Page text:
Widespread concern erupted among anthropologists about how interrogators might use readily accessible ethnographic data for the abuse and torture of prisoners. Would the possibility lead anthropologists to censor themselves? Would they be recruited for interrogation or counterinsurgency work? Would collaboration with spy agencies or interrogation teams create global mistrust of scholars conducting research abroad? Those and many other questions arose in rapid succession.
In some cases, the answers appeared quickly. In October 2005, the anthropological association, the discipline’s largest professional organization, posted a CIA job announcement in several of its journals. The association accepted the advertisement without wide consultation of its members. Many anthropologists were outraged. (By this time, reports about the CIA’s extraordinary rendition program and its secret prison network had appeared.) The CIA’s covert dealings with anthropology-association officials during the cold war had set an ominous precedent, as had the involvement of social scientists in the ill-fated Project Camelot, a 1960s counterinsurgency-research project planned by the Pentagon for use in Latin America. The CIA’s job announcement was eventually retracted, and the anthropology association assembled a special committee to examine the roles played by anthropologists in military and intelligence work.
Other anthropologists were troubled by the findings of the historian Alfred W. McCoy, who has recently analyzed how interrogation techniques used by U.S. spy agencies have rapidly evolved over the last several years to incorporate behavioral-science research. His 2006 book, A Question of Torture: CIA Interrogation, From the Cold War to the War on Terror, examines how physically brutal torture methods were augmented by the work of American and Canadian psychologists in the 1950s and 1960s. Their research, with covert government financing, led to the discovery that sensory deprivation, disorientation, and self-inflicted pain could more effectively (and more rapidly) break down the human psyche than could physical assaults.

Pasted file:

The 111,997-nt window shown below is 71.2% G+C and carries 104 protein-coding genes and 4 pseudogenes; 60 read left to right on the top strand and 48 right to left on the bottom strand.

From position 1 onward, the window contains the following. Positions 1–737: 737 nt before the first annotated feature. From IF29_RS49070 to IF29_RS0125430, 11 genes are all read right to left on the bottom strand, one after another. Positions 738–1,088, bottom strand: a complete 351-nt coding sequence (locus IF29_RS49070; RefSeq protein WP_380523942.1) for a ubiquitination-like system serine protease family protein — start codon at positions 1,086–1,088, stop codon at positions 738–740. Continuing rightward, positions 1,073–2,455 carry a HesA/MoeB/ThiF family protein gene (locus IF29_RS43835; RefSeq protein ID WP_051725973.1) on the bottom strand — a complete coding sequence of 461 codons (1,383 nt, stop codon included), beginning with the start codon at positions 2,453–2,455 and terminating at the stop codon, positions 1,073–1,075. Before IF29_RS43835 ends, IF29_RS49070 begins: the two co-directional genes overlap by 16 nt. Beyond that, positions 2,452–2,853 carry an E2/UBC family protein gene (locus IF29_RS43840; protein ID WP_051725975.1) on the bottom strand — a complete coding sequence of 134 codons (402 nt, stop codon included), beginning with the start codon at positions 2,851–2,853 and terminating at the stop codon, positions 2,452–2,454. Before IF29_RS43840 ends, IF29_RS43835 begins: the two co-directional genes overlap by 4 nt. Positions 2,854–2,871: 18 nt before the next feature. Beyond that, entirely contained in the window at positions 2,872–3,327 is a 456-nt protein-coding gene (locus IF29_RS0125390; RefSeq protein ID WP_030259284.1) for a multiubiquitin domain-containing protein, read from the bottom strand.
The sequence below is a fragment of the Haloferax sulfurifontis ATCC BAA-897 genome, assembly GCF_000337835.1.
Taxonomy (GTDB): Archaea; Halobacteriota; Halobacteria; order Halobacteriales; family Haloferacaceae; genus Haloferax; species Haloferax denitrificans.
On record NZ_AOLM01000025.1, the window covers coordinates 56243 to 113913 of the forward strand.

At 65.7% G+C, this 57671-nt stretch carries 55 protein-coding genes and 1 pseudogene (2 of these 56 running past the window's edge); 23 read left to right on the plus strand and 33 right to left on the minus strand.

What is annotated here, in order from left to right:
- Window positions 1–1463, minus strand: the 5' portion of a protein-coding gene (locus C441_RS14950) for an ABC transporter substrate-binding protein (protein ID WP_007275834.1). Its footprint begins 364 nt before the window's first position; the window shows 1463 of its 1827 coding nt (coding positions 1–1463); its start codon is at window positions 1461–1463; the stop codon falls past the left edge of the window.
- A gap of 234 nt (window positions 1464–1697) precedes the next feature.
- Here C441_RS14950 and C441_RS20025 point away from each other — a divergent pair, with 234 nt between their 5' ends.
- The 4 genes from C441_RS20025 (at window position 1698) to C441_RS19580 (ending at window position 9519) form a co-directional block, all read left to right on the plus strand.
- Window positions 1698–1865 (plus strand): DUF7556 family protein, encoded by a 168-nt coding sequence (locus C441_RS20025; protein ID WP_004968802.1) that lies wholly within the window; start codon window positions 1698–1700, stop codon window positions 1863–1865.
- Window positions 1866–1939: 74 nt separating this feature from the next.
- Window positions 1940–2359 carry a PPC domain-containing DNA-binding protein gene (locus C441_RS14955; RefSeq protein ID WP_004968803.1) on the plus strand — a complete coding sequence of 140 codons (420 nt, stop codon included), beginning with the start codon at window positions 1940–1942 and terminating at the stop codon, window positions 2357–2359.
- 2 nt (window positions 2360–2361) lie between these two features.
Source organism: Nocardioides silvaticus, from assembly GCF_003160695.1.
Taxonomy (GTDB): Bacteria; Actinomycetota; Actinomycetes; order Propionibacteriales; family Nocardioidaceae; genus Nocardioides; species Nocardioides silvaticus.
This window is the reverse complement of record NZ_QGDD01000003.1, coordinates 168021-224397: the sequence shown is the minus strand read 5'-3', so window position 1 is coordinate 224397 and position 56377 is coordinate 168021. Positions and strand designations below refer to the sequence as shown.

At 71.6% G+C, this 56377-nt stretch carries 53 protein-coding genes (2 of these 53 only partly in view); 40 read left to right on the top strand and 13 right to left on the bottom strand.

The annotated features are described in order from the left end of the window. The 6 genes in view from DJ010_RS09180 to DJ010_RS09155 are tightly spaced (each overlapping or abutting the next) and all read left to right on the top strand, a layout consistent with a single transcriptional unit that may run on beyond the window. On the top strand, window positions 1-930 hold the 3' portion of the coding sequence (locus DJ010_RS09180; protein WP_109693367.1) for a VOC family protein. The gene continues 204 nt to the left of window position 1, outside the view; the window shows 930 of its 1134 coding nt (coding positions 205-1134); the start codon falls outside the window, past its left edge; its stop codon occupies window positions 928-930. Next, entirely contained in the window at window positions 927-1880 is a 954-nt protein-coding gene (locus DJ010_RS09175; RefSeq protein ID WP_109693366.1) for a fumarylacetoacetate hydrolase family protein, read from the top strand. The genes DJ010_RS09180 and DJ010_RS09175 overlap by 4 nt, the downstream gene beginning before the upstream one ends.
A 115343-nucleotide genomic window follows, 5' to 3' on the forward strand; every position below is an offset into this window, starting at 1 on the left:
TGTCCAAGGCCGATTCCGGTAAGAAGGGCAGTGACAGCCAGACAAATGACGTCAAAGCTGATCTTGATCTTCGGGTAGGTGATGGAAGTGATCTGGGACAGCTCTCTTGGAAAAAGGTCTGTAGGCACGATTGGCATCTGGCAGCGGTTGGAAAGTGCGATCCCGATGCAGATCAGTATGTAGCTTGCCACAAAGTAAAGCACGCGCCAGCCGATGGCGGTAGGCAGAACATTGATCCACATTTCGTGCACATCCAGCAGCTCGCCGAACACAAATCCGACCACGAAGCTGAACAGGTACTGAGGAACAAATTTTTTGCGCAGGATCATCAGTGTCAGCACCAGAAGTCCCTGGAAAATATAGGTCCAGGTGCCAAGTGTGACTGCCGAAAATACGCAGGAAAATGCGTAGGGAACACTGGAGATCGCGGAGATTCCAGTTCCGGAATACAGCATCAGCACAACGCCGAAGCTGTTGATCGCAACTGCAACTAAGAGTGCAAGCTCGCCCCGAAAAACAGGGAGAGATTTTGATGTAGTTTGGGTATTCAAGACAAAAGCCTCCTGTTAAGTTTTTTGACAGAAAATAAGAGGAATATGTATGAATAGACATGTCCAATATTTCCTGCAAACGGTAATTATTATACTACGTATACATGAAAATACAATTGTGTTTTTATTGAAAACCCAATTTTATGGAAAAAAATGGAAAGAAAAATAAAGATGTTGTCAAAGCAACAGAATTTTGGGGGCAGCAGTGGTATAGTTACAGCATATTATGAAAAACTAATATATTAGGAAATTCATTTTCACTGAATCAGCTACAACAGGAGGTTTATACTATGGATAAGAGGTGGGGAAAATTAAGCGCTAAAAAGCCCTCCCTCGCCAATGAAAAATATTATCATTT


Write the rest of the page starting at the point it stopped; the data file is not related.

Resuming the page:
Such social scientists unwittingly paved the way for what McCoy calls a “distinctively American form of torture,” relying primarily on psychological assaults, which would be used extensively by the CIA and its proxies during the latter half of the 20th century. The techniques were codified in a 1963 counterintelligence manual, now declassified, which makes chilling reading even today.
The latest developments in the science of suffering have provided another component to the interrogator’s tool kit — cultural manipulation. Since 2002, U.S. interrogators have used Behavioral Science Consultation Teams (so-called Biscuit teams) of psychologists and other social scientists. According to McCoy, U.S. agents at Guantanamo Bay have created a “de facto behavioral-research laboratory” that goes beyond using psychological stressors by attacking “cultural sensitivity, particularly Arab male sensitivity to issues of gender and sexual identity.”